Page 3 – Hunting today
The New Zealand Deerstalkers’ Association
The New Zealand Deerstalkers’ Association was formed in Invercargill in 1938, partly as a response by recreational hunters to the government’s deer-culling efforts. Recreational hunters were opposed to large-scale culling, which they felt would reduce their hunting chances. The association provides huts for members, and lobbies the government.
Hunters vs conservationists
Deer are viewed by hunters as a valuable resource, but conservationists see them as pests that destroy native plants. Hunters want higher densities for better sport, while conservationists would like eradication, or, failing this, control at low densities.
Hunters are especially opposed to aerial drops of the poison 1080, which is used to kill possums and also kills some deer. The poison is dropped only on a small area of the conservation estate, so in most areas, deer populations are not affected. In many areas the only control on deer numbers in the 2000s was commercial and recreational hunting.
The Department of Conservation regulates recreational hunting on conservation land, and issues permits. Almost all public conservation lands have open access with few restrictions on the number of species of deer killed. There are ballot systems at popular hunting areas such as Fiordland (wapiti), the Blue Mountains in West Otago (fallow deer) and Stewart Island (white-tailed deer). Hunters must enter a draw to gain access to a hunting block for a specified period.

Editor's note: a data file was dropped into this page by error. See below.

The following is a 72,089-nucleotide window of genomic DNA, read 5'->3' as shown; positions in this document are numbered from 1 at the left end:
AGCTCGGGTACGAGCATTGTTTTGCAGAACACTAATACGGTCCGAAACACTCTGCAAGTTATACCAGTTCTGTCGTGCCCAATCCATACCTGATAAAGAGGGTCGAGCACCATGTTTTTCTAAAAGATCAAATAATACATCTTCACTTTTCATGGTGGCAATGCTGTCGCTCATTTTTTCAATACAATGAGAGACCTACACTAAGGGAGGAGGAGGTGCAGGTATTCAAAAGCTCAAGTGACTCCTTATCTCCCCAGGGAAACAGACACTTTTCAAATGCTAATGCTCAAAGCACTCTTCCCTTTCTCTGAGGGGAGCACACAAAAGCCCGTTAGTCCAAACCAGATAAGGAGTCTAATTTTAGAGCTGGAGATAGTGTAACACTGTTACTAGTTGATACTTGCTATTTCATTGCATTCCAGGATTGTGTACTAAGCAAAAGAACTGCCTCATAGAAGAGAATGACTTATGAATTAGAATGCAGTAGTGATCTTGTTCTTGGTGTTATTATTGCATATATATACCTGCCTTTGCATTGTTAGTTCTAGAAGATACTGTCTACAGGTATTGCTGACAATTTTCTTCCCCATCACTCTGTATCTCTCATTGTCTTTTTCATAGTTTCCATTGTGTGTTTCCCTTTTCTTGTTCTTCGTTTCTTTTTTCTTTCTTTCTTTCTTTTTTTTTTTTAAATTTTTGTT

In autumn, the stags begin to rut, and they roar (a deep throaty grunt) to announce their presence to other males in the area, attracting them for a battle over females. Deer are territorial, and the stag that chases off the others wins mating rights to females (hinds).
The roaring of stags also gives hunters a chance to target trophies – heads with large antlers. Normally very wary, stags become aggressive in the mating season, which gives hunters a chance to locate the ones with the best trophies. Hunters roar back at stags, and even break twigs to fool them into thinking another stag is nearby. Trophies are judged on the number of points and the spread of the antlers, using a system called the Douglas Score. This was developed by Waikato hunter Norman Douglas in the 1940s.
From the 1900s, English gentry began arriving to hunt game. In the 1950s, North American hunters employed guides to hunt chamois and tahr around Mt Cook. More recently, tourists can pay a fee to shoot trophy animals at hunting reserves, where deer are fenced in. Many recreational hunters turn their noses up at this practice, as part of their ethos is that the animal must have a good chance of escape – a concept known as fair chase.